How to Secure a Metal Swing Set in the Ground with Concrete
Swing sets provide hours of enjoyment for children. As a parent, your main concern is that the swing set is safe. The safest way to set up a metal swing set is to anchor the legs in concrete. Swing sets simply set on the ground will rock back and forth, especially when more than one child is swinging at a time. The rocking can gain momentum and cause the swing set to tip over. Setting the poles in concrete will stop the swing set from rocking.
Drive stakes into the ground to mark the location of each ground pole or leg on the swing set. Face the pointed tip of the stake at the ground, and hit the opposite end of the stake with the hammer.
Open an 8-inch-deep-by-10-inch-wide hole for each pole on the swing set, using a post hole digger. To use a post hole digger, grasp a handle in each hand, and keep the handles together. Raise the post hole digger straight up, and bring it back toward the ground with force. The blades will enter the top layer of soil. Pull out on the handles to move the blades together. When the blades move together, they will also grasp dirt. Lift up the post hole digger while keeping the handles separated, and push the handles back together to release the dirt away from the hole. Continue this pattern until you have the correct number of holes.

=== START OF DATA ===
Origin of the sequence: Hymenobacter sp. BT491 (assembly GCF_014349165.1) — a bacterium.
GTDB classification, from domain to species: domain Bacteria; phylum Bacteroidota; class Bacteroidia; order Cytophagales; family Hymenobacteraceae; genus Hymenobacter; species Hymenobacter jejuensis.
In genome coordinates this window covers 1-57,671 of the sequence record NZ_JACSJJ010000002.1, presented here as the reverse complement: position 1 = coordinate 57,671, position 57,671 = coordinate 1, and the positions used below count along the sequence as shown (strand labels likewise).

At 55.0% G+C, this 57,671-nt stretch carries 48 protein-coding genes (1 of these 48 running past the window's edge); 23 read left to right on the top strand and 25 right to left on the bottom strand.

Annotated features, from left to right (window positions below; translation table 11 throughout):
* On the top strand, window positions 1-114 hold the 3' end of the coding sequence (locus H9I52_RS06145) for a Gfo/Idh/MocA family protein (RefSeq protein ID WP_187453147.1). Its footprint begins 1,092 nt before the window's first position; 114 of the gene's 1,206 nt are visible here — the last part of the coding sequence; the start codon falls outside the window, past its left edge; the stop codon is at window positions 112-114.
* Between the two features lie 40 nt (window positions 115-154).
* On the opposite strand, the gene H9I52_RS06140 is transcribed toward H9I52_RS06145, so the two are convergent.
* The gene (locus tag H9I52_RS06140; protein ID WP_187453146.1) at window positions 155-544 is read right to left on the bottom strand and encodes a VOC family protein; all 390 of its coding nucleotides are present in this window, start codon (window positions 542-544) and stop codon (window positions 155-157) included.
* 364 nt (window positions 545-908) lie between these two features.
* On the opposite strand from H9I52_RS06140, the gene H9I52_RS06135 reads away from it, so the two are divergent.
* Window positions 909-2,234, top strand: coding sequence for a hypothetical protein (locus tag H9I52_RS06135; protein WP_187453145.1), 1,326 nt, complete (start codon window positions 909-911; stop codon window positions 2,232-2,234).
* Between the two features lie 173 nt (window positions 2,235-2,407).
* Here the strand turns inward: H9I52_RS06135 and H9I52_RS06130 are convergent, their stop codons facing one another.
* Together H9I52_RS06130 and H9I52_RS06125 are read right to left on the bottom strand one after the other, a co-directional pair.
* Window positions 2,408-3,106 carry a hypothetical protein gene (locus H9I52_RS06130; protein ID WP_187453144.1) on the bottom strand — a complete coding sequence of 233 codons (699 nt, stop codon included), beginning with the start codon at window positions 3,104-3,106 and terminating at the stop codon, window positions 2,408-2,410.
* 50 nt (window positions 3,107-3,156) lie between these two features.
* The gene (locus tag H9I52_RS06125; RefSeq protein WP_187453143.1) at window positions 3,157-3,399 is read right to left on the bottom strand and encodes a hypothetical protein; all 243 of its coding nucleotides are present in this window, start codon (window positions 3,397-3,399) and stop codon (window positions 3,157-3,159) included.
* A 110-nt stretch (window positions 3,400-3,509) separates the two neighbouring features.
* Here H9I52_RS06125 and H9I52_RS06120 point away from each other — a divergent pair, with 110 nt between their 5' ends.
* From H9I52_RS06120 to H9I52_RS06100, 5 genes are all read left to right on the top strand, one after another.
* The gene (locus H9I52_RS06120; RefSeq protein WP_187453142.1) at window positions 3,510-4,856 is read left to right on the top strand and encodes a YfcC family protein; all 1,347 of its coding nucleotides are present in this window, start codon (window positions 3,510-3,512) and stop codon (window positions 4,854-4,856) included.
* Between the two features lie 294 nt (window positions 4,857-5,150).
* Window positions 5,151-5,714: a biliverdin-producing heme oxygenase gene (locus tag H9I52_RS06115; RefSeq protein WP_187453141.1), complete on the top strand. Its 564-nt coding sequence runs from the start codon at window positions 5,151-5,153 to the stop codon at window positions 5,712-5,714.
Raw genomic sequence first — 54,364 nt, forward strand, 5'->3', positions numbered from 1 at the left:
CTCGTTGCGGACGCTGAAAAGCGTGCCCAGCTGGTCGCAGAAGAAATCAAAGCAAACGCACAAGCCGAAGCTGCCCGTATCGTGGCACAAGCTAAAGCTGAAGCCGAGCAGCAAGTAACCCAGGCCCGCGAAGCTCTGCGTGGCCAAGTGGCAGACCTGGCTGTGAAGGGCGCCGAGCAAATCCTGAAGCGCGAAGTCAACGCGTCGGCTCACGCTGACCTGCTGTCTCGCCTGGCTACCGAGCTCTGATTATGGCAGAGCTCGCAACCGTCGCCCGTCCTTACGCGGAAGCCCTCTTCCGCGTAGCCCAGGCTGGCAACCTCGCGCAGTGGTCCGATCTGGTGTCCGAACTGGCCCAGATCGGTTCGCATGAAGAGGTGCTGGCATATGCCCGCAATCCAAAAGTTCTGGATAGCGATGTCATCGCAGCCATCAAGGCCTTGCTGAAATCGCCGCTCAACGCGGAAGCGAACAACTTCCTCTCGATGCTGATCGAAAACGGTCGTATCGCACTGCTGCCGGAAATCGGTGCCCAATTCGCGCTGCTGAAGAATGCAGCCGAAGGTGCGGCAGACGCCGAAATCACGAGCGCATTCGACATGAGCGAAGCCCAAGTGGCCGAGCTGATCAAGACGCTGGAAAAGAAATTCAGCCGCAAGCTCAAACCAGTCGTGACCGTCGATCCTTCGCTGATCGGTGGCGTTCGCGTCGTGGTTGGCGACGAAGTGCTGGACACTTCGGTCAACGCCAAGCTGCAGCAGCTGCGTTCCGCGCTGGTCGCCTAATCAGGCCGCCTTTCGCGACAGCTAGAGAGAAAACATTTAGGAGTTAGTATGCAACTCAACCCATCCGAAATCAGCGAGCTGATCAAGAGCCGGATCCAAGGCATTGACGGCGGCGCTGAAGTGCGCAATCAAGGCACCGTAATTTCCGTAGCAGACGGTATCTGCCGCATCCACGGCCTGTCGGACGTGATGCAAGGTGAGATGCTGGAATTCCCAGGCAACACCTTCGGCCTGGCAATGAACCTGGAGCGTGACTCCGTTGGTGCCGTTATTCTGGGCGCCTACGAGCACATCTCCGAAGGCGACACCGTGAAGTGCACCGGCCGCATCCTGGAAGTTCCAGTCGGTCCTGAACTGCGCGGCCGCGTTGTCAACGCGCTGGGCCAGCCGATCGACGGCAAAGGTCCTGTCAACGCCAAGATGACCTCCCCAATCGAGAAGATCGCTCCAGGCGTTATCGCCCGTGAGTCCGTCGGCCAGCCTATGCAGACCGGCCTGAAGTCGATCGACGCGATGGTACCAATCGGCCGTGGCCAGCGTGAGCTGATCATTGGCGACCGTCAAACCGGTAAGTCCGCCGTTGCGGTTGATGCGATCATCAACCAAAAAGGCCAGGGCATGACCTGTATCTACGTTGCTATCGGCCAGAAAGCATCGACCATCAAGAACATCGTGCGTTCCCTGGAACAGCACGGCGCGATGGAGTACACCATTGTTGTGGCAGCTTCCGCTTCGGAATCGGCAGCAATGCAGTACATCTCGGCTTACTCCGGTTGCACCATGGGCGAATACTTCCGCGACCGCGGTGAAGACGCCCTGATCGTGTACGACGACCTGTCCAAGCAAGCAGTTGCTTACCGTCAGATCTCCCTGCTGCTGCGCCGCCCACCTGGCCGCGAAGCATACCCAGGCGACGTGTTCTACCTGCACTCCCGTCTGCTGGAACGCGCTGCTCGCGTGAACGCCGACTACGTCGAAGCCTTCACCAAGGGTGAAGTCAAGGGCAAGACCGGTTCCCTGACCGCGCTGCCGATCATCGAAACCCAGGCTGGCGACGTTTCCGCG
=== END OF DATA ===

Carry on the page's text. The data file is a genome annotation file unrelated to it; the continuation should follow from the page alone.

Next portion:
Place a house brick in the bottom of each post hole with the widest edge facing up. The bricks will prevent the swing set from sinking in the dirt. Set the swing set in place, and hold a level on the top bar of the swing set. Add gravel under each brick to adjust the height as needed.
Pour the contents of one 40-lb. bag of concrete into the wheelbarrow. Add the recommended amount of water to the concrete, and mix with the shovel until there is no dry material. Shovel the mixed concrete into a hole, and smooth it with the concrete trowel. Repeat this step for each hole. Allow the concrete to dry overnight.
Based in Oklahoma City, Debbie Tolle has been working in the home-improvement industry since 2001 and writing since 1998. Tolle holds a Master of Science in psychology from Eastern Illinois University and is also a Cisco-certified network associate (CCNA) and a Microsoft-certified systems engineer (MCSE).